Wednesday, June 25, 2008

New book with Brooks on the cover

There is a new book coming out this fall which includes Louise Brooks on the cover. The book is titled Hollywood Movie Stills: The Golden Age, by Joel Finler. It looks like the book is being released in England, but it should be available in the United States as well. I plan on getting a copy.



The author, Joel Finler, was the first film critic for London's Time Out magazine. He is the author of numerous books on cinema, including Alfred Hitchcockand Silent Cinema (which I own and like). I don't know much else about it except for what's included on its Amazon.com page. That text reads

Marlene Dietrich, Greta Garbo, Clark Gable, Marilyn Monroe . . . it is through the eye of the stills camera that we experience and recall some of the cinema's most memorable events and faces. Still images are so powerful that they can easily pass for actual scenes from the movies they represent—rather than separately posed, lighted, and photographed shots that may not even find their way into the finished film. This classic study traces the origin of stills photography during the silent era and the early development of the star system, to the rise of the giant studios in the 1930s and their eventual decline. Finler focuses on the photographers, on the stars they photographed, and on many key films and filmmakers. Hollywood Movie Stills is illustrated by hundreds of rare and unusual stills from the author's own collection, including not only portraits and scene stills but production shots, behind-the-scenes photos, poster art, calendar art, leg shots, photo collages, and trick shots. There are also photos showing the stars' private lives and special events in Hollywood, all produced in vast numbers by the great studios in their heyday.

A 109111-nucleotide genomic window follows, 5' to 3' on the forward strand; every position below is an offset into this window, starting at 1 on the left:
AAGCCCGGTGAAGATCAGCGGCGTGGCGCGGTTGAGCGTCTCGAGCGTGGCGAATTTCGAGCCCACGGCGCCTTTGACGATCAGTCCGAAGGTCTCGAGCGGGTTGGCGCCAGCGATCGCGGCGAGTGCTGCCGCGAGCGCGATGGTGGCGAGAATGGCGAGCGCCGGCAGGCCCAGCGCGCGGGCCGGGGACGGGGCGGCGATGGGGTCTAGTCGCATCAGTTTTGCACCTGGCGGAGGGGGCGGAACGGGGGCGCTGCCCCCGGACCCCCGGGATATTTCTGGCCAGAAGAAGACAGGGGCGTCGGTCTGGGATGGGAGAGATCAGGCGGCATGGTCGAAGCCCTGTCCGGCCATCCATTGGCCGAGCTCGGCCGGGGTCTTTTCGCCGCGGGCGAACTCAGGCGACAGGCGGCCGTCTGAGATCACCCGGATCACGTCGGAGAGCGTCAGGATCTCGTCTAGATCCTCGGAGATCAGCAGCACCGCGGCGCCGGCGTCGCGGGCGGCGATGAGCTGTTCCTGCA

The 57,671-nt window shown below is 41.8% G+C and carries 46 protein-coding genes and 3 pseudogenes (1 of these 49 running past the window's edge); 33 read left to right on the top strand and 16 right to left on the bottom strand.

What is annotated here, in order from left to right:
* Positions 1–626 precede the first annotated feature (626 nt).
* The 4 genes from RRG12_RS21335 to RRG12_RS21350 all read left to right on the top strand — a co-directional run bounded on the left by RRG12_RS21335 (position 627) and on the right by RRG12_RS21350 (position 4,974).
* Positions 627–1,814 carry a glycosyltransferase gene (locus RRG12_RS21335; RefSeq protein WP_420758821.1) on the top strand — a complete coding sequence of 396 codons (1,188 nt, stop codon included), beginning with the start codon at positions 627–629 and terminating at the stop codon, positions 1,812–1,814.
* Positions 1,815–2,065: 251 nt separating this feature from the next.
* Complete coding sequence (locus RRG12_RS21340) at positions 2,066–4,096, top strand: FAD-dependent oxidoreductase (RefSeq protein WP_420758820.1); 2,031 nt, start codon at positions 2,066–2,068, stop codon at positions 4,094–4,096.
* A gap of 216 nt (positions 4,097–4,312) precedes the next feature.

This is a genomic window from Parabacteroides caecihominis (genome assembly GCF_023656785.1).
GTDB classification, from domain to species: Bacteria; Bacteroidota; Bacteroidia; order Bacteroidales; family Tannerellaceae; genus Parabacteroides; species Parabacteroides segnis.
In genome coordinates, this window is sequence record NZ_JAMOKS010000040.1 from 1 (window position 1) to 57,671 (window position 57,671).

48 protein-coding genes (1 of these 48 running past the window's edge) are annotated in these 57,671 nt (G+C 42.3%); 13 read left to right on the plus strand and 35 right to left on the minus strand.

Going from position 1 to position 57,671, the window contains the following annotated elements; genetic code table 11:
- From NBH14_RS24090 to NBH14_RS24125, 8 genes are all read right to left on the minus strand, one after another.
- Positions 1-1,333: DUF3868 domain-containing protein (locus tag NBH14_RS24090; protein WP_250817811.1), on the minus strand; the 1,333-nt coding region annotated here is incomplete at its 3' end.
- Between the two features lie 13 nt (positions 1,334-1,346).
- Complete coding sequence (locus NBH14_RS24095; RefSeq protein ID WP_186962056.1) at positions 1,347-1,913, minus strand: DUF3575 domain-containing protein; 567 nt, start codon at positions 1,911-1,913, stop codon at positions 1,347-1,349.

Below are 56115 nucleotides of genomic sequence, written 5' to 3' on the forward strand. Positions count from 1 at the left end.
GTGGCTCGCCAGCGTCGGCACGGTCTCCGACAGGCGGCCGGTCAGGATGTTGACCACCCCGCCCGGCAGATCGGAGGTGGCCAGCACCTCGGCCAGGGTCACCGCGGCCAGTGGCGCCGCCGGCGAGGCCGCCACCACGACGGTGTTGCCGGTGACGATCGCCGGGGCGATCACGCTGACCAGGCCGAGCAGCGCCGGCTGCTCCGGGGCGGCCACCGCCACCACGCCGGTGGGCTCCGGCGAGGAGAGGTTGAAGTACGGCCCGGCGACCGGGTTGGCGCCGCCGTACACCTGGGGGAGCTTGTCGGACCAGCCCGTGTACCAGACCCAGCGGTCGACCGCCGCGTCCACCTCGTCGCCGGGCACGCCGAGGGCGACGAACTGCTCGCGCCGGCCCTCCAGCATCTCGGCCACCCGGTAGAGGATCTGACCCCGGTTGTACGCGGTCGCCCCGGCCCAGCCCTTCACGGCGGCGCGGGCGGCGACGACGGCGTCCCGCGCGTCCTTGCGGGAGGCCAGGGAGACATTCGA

Friday, June 20, 2008

Diary of a Lost Girl screened in KC

Diary of a Lost Girl will be shown tomorrow at the Kansas City Central Library (Plaza Branch, 4801 Main Street) in Kansas City, Missouri. Here is a link to thelibrary website, followed by the event description. An image of Louise Brooks was even featured on the Library's homepage.



DIARY OF A LOST GIRL Kansas native Louise Brooks endures degradation in this silent classic shown with live music. 3:30 p.m. Saturday, KC Central Library.

Thursday, June 19, 2008

Cyd Charisse Dies at Age 86

Cyd Charisse, the leggy beauty whose balletic grace made her a memorable dance partner for Gene Kelly in classic MGM musicals like Singin’ in the Rain, died on Tuesday in Los Angeles. [Here is a link to various news articles.] For fans of Louise Brooks and early film, it was her role in Singin’ in the Rain (a musical look at Hollywood during the transition from silent to sound films) that stands out. In that classic film, Charisse plays a dancer who affects the look of a flapper - intentionally with a "Louise Brooks" bob. In memorium, here is a clip from that 1952 film featuring Charisse.



If you haven't seen Singin’ in the Rain, go out and get it today. It is a wonderful film!

Sunday, June 8, 2008

Matthew J. Bruccoli